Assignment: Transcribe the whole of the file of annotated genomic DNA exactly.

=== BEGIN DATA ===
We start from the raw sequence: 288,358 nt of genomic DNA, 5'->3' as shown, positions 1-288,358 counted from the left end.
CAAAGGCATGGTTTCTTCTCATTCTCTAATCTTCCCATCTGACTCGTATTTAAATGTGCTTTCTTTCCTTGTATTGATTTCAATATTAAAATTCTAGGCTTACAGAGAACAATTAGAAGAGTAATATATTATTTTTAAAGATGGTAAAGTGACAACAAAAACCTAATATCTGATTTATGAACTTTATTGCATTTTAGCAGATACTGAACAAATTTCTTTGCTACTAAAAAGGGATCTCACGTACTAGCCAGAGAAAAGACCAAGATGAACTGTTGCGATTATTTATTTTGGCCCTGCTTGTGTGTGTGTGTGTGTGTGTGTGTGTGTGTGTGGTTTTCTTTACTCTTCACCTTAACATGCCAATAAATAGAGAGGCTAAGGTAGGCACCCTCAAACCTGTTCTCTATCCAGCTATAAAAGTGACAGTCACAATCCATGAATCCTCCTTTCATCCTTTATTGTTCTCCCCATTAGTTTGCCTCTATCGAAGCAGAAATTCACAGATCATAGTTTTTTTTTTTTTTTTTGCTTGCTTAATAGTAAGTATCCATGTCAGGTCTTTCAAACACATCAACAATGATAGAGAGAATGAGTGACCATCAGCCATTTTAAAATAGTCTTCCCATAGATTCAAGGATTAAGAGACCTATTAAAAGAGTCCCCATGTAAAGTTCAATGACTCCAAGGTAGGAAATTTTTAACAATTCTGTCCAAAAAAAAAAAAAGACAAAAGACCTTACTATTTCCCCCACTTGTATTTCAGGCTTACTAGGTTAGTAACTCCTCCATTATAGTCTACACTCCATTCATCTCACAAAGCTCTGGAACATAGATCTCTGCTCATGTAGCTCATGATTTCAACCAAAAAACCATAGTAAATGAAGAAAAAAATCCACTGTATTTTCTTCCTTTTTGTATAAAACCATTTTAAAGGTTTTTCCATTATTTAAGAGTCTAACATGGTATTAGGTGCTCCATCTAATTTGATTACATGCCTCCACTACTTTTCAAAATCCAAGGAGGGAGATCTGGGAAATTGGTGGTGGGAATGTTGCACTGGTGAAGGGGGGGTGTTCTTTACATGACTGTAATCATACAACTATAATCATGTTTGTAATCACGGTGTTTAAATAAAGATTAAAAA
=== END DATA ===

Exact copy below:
We start from the raw sequence: 288,358 nt of genomic DNA, 5'->3' as shown, positions 1-288,358 counted from the left end.
CAAAGGCATGGTTTCTTCTCATTCTCTAATCTTCCCATCTGACTCGTATTTAAATGTGCTTTCTTTCCTTGTATTGATTTCAATATTAAAATTCTAGGCTTACAGAGAACAATTAGAAGAGTAATATATTATTTTTAAAGATGGTAAAGTGACAACAAAAACCTAATATCTGATTTATGAACTTTATTGCATTTTAGCAGATACTGAACAAATTTCTTTGCTACTAAAAAGGGATCTCACGTACTAGCCAGAGAAAAGACCAAGATGAACTGTTGCGATTATTTATTTTGGCCCTGCTTGTGTGTGTGTGTGTGTGTGTGTGTGTGTGTGTGGTTTTCTTTACTCTTCACCTTAACATGCCAATAAATAGAGAGGCTAAGGTAGGCACCCTCAAACCTGTTCTCTATCCAGCTATAAAAGTGACAGTCACAATCCATGAATCCTCCTTTCATCCTTTATTGTTCTCCCCATTAGTTTGCCTCTATCGAAGCAGAAATTCACAGATCATAGTTTTTTTTTTTTTTTTTGCTTGCTTAATAGTAAGTATCCATGTCAGGTCTTTCAAACACATCAACAATGATAGAGAGAATGAGTGACCATCAGCCATTTTAAAATAGTCTTCCCATAGATTCAAGGATTAAGAGACCTATTAAAAGAGTCCCCATGTAAAGTTCAATGACTCCAAGGTAGGAAATTTTTAACAATTCTGTCCAAAAAAAAAAAAAGACAAAAGACCTTACTATTTCCCCCACTTGTATTTCAGGCTTACTAGGTTAGTAACTCCTCCATTATAGTCTACACTCCATTCATCTCACAAAGCTCTGGAACATAGATCTCTGCTCATGTAGCTCATGATTTCAACCAAAAAACCATAGTAAATGAAGAAAAAAATCCACTGTATTTTCTTCCTTTTTGTATAAAACCATTTTAAAGGTTTTTCCATTATTTAAGAGTCTAACATGGTATTAGGTGCTCCATCTAATTTGATTACATGCCTCCACTACTTTTCAAAATCCAAGGAGGGAGATCTGGGAAATTGGTGGTGGGAATGTTGCACTGGTGAAGGGGGGGTGTTCTTTACATGACTGTAATCATACAACTATAATCATGTTTGTAATCACGGTGTTTAAATAAAGATTAAAAA